The Abergavenny Chronicle Letters: Part I

During the First World War, the Abergavenny Chronicle and Monmouthshire Advertiser published a number of letters that had been written by soldiers who were fighting in the War. It was common for soldiers’ letters home to be passed on to local newspapers and published, particularly in the early years of the war, as the public at home was eager to hear about the wartime experiences of local men.

“Never Forget Your Welsh Heroes” has received transcripts of a number of letters that were published in the Abergavenny Chronicle in late 1914 and early 1915. The first of these letters was published on Friday 16th October 1914 and came directly to the newspaper from Pte E Cottrell, an Abergavenny man who had been injured fighting in France with the Worcestershire Regiment. In the letter, Cottrell tells of his daring escape after being taken prisoner by the Germans in the aftermath of the Battle of Mons. Following the battle, which took place in late August 1914, Cottrell was engaged in fighting against the Germans as his battalion retreated. When he was wounded, Cottrell could not accompany the rest of the retreating troops and was captured with other wounded by the advancing German forces.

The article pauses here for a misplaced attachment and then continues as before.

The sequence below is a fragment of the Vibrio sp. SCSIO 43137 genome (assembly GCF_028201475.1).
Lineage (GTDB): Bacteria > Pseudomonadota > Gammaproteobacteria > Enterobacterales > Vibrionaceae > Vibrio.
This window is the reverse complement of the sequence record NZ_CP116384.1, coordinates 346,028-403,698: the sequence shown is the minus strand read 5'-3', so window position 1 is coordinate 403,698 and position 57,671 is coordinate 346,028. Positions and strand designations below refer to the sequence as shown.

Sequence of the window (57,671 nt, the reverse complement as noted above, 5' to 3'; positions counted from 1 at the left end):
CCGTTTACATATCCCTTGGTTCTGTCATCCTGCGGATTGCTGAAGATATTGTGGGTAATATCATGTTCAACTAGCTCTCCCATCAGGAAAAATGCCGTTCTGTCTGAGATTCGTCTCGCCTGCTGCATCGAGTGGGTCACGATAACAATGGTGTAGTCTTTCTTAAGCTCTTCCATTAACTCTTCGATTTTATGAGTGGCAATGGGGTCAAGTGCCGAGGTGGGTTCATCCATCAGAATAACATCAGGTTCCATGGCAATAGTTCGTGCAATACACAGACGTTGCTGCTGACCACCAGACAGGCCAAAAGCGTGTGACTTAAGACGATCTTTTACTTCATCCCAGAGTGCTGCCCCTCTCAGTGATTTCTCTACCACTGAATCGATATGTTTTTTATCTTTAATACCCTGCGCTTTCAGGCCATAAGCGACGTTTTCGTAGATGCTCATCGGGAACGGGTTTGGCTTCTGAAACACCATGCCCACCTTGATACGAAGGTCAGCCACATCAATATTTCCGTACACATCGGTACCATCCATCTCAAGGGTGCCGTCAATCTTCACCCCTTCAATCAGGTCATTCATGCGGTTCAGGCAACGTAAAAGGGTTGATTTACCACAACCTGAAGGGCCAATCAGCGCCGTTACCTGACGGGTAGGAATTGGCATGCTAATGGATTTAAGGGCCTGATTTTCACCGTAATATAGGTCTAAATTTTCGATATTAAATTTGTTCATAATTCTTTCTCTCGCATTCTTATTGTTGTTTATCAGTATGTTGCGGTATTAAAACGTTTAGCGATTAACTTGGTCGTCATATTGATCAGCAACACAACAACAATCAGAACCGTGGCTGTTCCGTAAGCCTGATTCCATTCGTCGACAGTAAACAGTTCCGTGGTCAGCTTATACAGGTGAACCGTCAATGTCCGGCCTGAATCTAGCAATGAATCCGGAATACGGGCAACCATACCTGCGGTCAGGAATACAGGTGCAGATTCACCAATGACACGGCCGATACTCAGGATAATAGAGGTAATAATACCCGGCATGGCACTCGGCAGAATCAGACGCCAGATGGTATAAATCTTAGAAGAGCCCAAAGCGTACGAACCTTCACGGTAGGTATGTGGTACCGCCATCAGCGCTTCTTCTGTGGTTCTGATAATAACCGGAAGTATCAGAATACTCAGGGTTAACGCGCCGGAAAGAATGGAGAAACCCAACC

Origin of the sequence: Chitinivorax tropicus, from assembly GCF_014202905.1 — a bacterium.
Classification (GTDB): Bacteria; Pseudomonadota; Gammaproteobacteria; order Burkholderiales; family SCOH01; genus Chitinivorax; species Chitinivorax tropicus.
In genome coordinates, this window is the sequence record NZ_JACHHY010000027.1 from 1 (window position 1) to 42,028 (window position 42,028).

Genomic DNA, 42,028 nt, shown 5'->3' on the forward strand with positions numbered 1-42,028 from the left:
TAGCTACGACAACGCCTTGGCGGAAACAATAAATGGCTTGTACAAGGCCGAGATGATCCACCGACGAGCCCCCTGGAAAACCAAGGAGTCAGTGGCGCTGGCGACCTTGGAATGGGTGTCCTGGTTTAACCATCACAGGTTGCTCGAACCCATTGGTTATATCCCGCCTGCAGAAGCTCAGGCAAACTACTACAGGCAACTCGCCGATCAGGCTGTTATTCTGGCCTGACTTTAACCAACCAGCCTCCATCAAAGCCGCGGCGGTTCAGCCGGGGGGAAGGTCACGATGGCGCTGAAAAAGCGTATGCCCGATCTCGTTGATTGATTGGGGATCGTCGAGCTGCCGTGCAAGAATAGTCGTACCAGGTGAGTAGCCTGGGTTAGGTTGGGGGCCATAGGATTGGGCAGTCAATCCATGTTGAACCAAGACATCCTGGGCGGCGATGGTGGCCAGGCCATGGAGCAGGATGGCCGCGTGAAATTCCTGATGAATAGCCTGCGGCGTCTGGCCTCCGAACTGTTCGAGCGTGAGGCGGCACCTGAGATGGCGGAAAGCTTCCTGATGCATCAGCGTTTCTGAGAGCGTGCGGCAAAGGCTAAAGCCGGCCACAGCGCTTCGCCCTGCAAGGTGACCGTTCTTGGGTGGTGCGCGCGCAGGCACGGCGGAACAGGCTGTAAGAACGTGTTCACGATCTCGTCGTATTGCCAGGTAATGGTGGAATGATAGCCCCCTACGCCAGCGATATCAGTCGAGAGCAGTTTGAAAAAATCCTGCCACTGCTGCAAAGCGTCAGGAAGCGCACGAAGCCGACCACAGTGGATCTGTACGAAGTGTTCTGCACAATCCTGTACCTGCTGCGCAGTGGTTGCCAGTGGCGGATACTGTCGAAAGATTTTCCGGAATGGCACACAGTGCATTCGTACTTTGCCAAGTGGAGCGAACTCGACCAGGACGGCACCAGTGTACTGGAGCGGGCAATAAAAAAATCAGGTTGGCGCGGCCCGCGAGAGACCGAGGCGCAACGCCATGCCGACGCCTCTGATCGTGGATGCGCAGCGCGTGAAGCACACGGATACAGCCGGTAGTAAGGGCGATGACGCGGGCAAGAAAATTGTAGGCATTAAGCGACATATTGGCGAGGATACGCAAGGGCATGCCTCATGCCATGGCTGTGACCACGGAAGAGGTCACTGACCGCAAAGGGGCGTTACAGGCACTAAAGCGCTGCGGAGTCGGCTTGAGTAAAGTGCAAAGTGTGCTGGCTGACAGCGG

The captives were taken to a town occupied by the Germans, where they were kept in a lace factory and attended to by the French. As soon as prisoners were able to walk following their injuries, the Germans took them to Prisoner of War camps. On 20th September, knowing that he was to be moved soon, Cottrell made a daring escape along with three other prisoners. Making their way to a Frenchman’s house, they were provided with civilian clothing and set off towards Douai, situated in the north of France about 25 miles from Lille. The march took four days and was fraught with danger. The men had to pass a number of German patrols and outposts on their route and faced recapture at any moment. Fortunately, Cottrell and his companions managed to safely reach Douai, following which they made their way to Lille and then on to Calais, where they sailed back to Britain.

Read the full extract from Pte Cottrell’s letter